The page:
53 million reasons why to do PR for your startup at launch
This blog is my story – rambling in places, but please indulge me – about my time with FreeAgent and the role PR played in its launch and formative first four years.
In 2008 Hot Tin Roof was asked by Ed Molyneux to give a presentation to the Digital Marketing Meetup on Digital PR. Ed was the advance guard of FreeAgent and had just arrived in Edinburgh ahead of Olly and Roan. He had been asked by Nigel Eccles, then of HubDub (what would become Fanduel), to stand in for him.
Hot Tin Roof had just launched an online PR service and we were experimenting with integrating social media into our campaigns. Our presentation was given by Chris Welton, our newest recruit, who’d joined straight from university and who helped guide us into a whole new world of social media.
After Chris’s presentation we all went to The Doctors for blethers and pints. Ed told me about the new product he was building called ‘FreeAgent Central’ and his mission to democratise accounting for the small business owner. We talked about PR and what we could do to help him get ready for launch.
When we met again in Hot Tin Roof’s boardroom – and yes I’m still in that office 10 years later – he took me through a power point presentation – the blueprint for the disruption of the Accounting profession. I still have it. Indeed I looked it out when I started planning for PingGo in 2013 and FreeAgent is still the inspiration for me. If Ed could disrupt such a traditional and ancient profession, surely I could shake up PR just a little?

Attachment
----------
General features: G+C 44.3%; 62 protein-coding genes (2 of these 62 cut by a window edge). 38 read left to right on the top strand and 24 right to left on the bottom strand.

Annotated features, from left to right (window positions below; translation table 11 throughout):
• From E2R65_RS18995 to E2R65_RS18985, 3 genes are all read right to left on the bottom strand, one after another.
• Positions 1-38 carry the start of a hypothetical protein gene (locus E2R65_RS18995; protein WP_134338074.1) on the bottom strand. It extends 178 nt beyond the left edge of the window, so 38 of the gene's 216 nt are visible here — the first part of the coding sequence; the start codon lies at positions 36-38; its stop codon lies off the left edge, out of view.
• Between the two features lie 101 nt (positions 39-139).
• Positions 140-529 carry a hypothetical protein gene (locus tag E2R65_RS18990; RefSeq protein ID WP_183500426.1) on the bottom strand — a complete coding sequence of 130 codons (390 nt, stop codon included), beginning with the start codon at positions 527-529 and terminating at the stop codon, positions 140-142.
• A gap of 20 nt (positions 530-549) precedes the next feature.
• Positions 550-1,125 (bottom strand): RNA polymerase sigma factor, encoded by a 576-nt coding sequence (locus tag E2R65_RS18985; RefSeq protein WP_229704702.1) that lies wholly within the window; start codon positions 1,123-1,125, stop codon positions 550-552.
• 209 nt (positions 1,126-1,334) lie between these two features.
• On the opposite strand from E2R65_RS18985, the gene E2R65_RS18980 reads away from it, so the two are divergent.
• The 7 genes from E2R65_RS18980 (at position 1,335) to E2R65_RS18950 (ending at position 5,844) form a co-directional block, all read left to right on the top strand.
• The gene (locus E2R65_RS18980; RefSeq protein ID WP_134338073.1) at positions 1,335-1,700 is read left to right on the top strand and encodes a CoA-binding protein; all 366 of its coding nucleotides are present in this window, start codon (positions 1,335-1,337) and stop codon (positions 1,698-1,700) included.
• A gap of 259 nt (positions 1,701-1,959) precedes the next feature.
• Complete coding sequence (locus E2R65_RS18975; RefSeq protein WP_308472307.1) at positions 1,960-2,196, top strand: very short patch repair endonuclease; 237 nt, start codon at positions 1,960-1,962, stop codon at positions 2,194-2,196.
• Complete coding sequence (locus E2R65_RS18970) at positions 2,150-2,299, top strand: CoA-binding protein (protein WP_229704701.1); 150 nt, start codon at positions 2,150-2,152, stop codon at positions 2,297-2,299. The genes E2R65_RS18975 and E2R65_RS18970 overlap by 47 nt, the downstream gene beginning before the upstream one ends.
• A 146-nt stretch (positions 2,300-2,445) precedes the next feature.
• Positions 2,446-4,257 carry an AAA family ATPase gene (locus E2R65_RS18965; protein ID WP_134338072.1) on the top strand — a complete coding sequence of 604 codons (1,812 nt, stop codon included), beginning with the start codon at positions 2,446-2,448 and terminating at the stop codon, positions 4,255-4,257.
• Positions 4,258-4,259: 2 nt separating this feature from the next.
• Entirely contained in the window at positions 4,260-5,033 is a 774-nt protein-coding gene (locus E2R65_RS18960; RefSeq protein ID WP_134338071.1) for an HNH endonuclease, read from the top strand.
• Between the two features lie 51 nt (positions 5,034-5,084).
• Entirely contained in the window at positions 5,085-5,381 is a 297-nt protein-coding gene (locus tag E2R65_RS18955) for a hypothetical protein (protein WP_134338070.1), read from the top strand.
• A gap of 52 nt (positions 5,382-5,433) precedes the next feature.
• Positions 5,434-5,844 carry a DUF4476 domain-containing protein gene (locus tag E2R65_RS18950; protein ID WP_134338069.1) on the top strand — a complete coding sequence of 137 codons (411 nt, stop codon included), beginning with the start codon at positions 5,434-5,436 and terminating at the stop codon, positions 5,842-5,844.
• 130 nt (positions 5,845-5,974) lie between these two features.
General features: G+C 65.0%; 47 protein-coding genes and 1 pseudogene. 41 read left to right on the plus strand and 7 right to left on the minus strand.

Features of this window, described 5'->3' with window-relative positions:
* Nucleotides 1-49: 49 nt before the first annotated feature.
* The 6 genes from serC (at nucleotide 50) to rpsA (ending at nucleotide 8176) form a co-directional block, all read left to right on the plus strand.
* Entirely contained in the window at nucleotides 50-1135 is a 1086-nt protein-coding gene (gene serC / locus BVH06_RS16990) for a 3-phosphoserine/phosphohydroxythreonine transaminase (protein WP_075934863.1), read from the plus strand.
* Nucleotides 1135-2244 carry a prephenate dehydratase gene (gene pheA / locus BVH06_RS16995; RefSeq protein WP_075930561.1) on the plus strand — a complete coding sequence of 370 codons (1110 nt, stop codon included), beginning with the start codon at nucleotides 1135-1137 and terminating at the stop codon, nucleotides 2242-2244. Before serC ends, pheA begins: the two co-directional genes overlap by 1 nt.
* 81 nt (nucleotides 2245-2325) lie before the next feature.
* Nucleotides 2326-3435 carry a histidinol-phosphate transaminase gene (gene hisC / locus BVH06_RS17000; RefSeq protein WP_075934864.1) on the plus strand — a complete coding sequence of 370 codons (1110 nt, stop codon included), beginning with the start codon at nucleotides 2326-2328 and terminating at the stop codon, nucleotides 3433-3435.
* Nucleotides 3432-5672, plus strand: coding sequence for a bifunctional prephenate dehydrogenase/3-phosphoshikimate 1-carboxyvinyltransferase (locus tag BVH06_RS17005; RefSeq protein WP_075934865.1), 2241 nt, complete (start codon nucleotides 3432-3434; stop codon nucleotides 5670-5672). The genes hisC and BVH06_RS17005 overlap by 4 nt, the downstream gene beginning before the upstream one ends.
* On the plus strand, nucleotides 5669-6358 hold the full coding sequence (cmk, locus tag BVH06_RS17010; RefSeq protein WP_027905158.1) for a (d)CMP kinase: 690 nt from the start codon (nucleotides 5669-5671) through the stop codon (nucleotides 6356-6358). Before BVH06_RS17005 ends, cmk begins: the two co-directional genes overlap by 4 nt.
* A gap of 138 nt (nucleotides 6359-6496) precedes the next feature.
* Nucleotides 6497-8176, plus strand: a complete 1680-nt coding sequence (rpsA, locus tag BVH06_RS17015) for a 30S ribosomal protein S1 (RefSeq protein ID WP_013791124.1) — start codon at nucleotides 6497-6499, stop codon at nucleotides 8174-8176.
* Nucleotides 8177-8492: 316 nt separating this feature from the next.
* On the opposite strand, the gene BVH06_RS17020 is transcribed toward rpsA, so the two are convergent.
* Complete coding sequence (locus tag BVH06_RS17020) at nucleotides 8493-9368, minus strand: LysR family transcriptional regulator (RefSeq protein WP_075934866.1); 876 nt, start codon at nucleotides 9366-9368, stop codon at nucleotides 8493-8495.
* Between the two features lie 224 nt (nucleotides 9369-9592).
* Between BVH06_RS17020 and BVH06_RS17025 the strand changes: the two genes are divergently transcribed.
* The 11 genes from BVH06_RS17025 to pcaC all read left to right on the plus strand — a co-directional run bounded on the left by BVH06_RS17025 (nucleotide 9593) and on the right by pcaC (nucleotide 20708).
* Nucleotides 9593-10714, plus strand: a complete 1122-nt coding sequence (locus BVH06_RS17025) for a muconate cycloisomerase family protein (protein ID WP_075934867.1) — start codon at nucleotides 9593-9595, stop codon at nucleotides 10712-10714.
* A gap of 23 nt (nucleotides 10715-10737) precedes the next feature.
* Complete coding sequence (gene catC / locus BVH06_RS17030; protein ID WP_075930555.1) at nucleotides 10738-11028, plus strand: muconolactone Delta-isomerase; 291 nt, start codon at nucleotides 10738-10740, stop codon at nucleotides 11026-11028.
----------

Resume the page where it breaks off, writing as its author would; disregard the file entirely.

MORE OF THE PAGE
In my research for this blog I’ve gone back down memory lane to see what we actually did for them. And having worked with many, many startups over the years, given how it all turned out, FreeAgent strategy, the emails and monthly reports make for interesting reading.
The launch press release we did in November 2008 was rejected by all the dailies – my call notes say it ‘looked like too much of an advertisement and not hard news’. Another liked the story and loved the picture, but had just been at a Lloyds shareholder meeting and ‘there is just too much heavy banking and financial news at the moment to give it space’.
It was Colin Donald at The Sunday Herald who saw the potential for this fledgling business and covered the story.
We worked with Ed on his own until he built a team and finally took PR inhouse after four years. From the start FreeAgent was a hard sell with the media – Software and Accounting – not a killer combination for the average business desk. On the face of it, not a story that would set the heather alight. It seems crazy now that no one would be interested in FreeAgent.
Hindsight of course is a wonderful thing. What is important is to have faith in your vision and act like the Unicorn you expect to be, using PR to punch above your weight. For the first year or so it was just Ed on his own in Edinburgh. It was not until later that Olly and Roan were able to leave their jobs in London and join Ed in Edinburgh.
It took persistence, tenacity and sheer bloody mindedness to wear the media down (or ‘educate’ as we like say in PR-speak) and get newspapers and trade press to cover FreeAgent and this new idea of online accounting. But that’s how PR works. It is slow and takes time to build credibility and reputation. If a journalist doesn’t cover you first time. Don’t give up. Go back again and then again.